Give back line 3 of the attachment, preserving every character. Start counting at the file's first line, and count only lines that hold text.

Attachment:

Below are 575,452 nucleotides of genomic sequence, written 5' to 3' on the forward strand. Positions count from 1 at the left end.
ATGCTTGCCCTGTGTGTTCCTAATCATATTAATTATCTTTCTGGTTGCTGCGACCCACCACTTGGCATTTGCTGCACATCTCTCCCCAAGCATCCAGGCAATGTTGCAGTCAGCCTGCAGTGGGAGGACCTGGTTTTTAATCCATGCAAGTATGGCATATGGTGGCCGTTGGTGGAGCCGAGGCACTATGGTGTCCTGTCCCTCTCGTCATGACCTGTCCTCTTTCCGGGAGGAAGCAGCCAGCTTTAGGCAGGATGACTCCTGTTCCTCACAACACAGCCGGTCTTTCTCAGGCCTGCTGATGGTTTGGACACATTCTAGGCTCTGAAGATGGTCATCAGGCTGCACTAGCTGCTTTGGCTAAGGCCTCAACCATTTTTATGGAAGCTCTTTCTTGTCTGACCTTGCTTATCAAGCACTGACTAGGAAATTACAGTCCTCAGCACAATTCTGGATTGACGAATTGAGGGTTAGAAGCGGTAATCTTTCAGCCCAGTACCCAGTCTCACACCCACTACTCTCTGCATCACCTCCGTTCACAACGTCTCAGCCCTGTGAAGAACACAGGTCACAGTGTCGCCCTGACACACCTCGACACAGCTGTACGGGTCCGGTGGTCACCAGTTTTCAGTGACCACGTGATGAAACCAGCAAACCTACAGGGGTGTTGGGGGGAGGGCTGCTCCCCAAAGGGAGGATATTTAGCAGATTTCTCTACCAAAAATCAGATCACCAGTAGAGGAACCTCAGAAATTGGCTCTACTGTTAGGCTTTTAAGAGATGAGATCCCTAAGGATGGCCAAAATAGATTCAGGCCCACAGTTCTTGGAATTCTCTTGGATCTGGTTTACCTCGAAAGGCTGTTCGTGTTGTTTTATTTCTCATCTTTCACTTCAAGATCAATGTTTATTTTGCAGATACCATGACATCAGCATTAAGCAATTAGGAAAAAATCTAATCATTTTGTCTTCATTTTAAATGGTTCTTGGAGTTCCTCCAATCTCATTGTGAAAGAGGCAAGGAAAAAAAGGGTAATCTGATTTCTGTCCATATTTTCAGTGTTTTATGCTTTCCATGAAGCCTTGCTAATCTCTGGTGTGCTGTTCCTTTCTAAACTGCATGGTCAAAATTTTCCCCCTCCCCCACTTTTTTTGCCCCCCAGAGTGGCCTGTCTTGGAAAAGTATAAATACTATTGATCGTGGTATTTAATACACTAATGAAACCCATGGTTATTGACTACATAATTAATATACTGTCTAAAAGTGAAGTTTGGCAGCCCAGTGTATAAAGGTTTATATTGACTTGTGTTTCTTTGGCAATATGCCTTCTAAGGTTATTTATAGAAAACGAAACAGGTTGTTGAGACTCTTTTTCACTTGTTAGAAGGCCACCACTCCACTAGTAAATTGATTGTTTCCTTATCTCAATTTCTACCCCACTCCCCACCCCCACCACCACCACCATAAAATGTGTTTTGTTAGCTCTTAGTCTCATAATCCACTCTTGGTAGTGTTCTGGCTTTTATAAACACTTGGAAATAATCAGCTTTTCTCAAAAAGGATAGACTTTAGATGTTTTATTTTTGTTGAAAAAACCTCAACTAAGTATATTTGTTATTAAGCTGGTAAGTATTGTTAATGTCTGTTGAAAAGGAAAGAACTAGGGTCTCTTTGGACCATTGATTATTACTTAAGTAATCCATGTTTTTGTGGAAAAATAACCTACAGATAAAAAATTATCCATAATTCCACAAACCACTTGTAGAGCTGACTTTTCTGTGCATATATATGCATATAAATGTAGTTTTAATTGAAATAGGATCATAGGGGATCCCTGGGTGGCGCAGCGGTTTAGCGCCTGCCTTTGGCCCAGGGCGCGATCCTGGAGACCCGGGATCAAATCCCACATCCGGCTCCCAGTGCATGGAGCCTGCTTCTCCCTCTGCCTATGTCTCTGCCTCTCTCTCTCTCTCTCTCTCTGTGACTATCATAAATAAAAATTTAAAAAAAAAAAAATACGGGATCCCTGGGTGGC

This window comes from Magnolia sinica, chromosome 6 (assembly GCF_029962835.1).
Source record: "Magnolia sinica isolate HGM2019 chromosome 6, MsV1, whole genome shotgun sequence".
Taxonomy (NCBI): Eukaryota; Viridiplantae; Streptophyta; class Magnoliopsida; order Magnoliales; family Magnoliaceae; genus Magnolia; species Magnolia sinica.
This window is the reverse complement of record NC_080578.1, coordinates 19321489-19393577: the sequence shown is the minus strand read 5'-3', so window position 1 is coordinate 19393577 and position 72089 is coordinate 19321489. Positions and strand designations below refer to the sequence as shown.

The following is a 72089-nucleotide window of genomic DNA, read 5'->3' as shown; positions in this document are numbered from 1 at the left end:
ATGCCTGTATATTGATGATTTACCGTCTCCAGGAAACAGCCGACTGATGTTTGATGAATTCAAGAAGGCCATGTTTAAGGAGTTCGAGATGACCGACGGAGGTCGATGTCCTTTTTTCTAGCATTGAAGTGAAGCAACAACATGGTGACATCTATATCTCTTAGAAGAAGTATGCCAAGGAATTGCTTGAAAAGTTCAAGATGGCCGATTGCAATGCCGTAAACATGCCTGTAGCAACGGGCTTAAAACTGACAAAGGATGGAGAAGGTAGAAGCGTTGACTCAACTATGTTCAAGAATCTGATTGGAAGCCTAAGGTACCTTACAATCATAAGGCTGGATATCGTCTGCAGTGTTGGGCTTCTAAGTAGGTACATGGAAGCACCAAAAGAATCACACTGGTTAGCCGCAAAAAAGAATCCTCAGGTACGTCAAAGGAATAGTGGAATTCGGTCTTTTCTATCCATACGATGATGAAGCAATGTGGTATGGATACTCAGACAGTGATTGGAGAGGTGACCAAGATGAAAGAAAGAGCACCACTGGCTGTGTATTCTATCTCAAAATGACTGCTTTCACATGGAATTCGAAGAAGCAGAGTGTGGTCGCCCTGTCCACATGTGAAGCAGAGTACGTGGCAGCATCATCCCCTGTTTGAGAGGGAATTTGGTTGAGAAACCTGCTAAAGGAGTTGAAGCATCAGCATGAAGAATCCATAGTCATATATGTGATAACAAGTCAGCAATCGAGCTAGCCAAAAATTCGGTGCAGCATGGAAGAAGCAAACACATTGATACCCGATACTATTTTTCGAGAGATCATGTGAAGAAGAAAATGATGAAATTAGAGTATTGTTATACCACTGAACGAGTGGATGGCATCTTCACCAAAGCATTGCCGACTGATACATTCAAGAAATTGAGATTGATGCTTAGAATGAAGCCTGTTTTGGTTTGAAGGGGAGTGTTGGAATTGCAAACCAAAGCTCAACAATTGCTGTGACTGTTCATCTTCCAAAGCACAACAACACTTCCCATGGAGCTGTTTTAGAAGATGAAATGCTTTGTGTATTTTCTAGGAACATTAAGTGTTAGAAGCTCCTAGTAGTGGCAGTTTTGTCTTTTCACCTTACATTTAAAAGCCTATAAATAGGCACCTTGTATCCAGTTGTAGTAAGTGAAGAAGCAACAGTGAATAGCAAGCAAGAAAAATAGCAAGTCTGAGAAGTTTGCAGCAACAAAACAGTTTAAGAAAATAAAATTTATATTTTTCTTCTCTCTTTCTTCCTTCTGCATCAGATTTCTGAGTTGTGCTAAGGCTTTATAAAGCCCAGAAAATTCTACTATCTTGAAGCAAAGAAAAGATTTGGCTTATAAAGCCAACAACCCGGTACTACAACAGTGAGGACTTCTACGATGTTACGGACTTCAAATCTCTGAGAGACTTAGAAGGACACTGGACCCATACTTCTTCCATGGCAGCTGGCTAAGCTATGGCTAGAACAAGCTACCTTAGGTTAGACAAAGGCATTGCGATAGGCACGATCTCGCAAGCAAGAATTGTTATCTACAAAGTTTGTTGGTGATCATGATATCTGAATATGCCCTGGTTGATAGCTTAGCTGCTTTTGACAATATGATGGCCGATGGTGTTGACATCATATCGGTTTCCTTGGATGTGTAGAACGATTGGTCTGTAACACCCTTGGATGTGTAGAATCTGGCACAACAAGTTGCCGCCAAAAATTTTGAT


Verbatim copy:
This window comes from Magnolia sinica, chromosome 6 (assembly GCF_029962835.1).